It's always a mood lifter when you decide to spruce up the office with new furniture or spring for an ergonomic, back-supporting chair. If you're looking to save money, you may choose to purchase a ready-to-assemble chair, but that means you have some work to do before you can enjoy your new furniture. Follow these few simple guidelines and tips for how to assemble your office chair for a stress-free experience.
Visualize What You're Building
Before you even open the box in which your new chair arrived, visualize the chair you are about to build. Sometimes, even the best office chair instructions might leave you confused as to how you should insert lever A into some hard-to-find opening.
Bookmark a website photo of the chair or take a few close-up photos of the floor model at the local office-supply store. This will give you a clear visual reference if you come across any confusing instructions during assembly.
Check Your Packaging
Prior to assembly, thoroughly unpack the box and check over each piece to be sure that all the parts are present and in good condition. If there is damage to any part, you'll need to contact the seller for replacement. In some cases, you might just be short a screw or two, which you might be able to scrounge up in your tool box.
Carefully lay out your parts and remove the packaging from the work area, only discarding it after assembly is complete.
Gather Your Tools
Many office-furniture manufacturers preassemble the major chair components so that the buyer's assembly job is fairly easy. They may include a simple Allen wrench or hex key, as it is often the only tool you may need to complete the task. However, it might be a good idea to have some other basic tools on hand, like a Phillips-head screwdriver or a mallet.
Assemble the Chair in Sections
Even if you are fairly confident that you know how to assemble the chair, be sure to follow the manufacturer's instructions. The best office-chair instructions serve not only as a step-by-step guide but also provide useful tips. For example, when inserting the wheel casters into the chair base, the instructions may tell you how to hold the wheels in order to exert the most force while pushing the wheels down into the base until they click. Typically, office chairs are assembled in the following steps:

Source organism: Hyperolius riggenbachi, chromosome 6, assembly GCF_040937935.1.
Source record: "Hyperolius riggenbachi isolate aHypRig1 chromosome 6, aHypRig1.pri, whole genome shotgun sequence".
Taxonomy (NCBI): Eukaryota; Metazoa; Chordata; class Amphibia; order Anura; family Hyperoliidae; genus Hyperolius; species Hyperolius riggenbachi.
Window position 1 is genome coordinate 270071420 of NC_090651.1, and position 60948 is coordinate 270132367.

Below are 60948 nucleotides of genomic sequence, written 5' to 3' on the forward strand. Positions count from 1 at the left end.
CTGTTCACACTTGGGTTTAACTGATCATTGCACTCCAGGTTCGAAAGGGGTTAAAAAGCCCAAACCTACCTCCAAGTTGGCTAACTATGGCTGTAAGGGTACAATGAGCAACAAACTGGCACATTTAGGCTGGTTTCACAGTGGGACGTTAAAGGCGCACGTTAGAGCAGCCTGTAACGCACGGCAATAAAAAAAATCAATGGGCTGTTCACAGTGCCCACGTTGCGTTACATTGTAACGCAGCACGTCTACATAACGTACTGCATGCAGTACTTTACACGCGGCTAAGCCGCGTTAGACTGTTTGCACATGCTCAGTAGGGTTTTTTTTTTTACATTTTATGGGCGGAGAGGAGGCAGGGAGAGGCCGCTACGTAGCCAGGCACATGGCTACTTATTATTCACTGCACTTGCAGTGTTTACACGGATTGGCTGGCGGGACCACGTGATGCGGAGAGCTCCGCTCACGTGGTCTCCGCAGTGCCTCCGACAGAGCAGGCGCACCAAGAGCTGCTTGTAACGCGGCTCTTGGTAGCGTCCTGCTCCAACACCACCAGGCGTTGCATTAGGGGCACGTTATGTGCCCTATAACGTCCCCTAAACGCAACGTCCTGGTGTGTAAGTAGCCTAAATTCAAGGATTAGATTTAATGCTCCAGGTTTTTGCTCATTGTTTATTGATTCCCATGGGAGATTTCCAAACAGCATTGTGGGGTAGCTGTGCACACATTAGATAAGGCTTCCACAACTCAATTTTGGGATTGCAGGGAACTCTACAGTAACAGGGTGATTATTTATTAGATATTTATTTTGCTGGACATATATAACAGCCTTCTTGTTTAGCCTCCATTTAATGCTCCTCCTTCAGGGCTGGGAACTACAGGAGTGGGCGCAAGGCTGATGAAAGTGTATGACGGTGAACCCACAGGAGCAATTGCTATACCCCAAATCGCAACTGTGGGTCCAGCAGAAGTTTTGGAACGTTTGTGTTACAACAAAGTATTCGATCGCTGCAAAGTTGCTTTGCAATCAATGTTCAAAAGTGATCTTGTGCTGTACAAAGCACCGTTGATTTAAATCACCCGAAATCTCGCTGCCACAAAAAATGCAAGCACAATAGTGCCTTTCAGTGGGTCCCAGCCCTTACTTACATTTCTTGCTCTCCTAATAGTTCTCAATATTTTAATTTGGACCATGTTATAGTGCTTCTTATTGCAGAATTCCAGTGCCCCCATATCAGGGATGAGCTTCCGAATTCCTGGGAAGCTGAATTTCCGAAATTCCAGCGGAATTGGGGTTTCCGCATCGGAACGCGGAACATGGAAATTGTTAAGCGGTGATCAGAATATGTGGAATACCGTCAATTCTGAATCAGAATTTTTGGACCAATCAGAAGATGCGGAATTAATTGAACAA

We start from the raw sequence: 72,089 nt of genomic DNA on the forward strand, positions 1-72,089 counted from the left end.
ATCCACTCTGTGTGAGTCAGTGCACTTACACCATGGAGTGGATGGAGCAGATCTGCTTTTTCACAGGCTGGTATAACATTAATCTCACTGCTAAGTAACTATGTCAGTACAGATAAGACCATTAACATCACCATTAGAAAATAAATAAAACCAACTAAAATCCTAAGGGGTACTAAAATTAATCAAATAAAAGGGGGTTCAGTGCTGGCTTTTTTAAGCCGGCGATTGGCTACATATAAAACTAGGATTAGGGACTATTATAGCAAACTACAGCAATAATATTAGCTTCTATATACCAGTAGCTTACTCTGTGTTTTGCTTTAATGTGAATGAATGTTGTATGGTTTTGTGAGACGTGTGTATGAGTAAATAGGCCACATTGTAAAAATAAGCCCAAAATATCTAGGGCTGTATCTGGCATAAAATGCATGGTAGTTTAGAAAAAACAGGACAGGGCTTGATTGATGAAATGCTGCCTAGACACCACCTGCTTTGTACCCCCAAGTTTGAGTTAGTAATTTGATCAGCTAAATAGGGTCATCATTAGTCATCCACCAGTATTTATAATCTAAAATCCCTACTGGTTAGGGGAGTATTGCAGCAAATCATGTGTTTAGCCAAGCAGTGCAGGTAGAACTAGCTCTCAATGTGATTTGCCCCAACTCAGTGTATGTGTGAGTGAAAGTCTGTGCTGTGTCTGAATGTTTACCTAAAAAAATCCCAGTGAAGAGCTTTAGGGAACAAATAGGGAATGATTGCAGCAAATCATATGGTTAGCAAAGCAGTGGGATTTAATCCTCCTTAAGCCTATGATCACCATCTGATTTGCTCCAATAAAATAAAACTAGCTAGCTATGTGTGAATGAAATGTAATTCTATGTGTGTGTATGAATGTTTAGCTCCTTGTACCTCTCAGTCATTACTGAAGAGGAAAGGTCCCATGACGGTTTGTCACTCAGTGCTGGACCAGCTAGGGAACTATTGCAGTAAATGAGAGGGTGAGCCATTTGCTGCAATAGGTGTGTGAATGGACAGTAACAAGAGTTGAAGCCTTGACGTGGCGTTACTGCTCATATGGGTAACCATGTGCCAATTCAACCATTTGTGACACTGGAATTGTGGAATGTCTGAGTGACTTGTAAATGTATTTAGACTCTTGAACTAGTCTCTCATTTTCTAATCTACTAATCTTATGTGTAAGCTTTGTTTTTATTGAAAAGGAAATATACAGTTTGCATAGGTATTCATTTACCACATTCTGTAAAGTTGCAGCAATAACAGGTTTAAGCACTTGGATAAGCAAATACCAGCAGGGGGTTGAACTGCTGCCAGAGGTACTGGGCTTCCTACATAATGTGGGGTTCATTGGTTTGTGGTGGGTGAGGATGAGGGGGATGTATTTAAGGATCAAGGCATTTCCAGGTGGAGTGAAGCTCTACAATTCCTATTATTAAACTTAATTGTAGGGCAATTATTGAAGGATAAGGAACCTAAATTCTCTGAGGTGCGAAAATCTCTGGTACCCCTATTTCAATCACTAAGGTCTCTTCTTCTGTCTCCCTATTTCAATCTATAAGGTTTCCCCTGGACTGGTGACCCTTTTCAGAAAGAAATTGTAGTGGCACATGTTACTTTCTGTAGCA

- Insert casters into the wheel base.
- Insert the gas cylinder and sleeve on pneumatic-lift (adjustable-height) models over the wheel base.
- Attach the seat and push down to engage.
- Attach the chair back to the seat by sliding the neck into the seat sleeve and fastening.
- Attach the arms using the provided hardware.
As you assemble each part, begin by finger-tightening each screw and then go back and use an Allen wrench or screwdriver to make sure everything is secure and fully tightened.
Troubleshooting and Adjustments
If your chair model has an adjustable back, you can alter its height by loosening a screw on the back of the chair and sliding the back up or down. Similarly, you may be able to adjust the width of your seating area by sliding the armrests in or out to a position that is most comfortable. On models with an adjustable seat height, play with the attached lever to raise or lower your entire chair to a level that is compatible with your desk.
Check Your Casters
As you try out your new office chair, you might notice that your office-chair wheels are not rolling well. Make sure that the casters are fully inserted into the base. They may benefit from a little bit of light oil, such as WD-40. Be sure to keep the wheels clean from debris like hair or paper shredding that might wrap around the wheels and restrict movement over time.
Elisabeth Natter is a business owner and professional writer. She has done public relations work for several nonprofit organizations and currently creates content for clients of her suburban Philadelphia communications and IT solutions company. Her writing is often focused on small business issues and best practices for organizations. Her work has appeared in the business sections of chron.com, azcentral and Happenings Media. She holds a Bachelor of Arts degree in journalism from Temple University.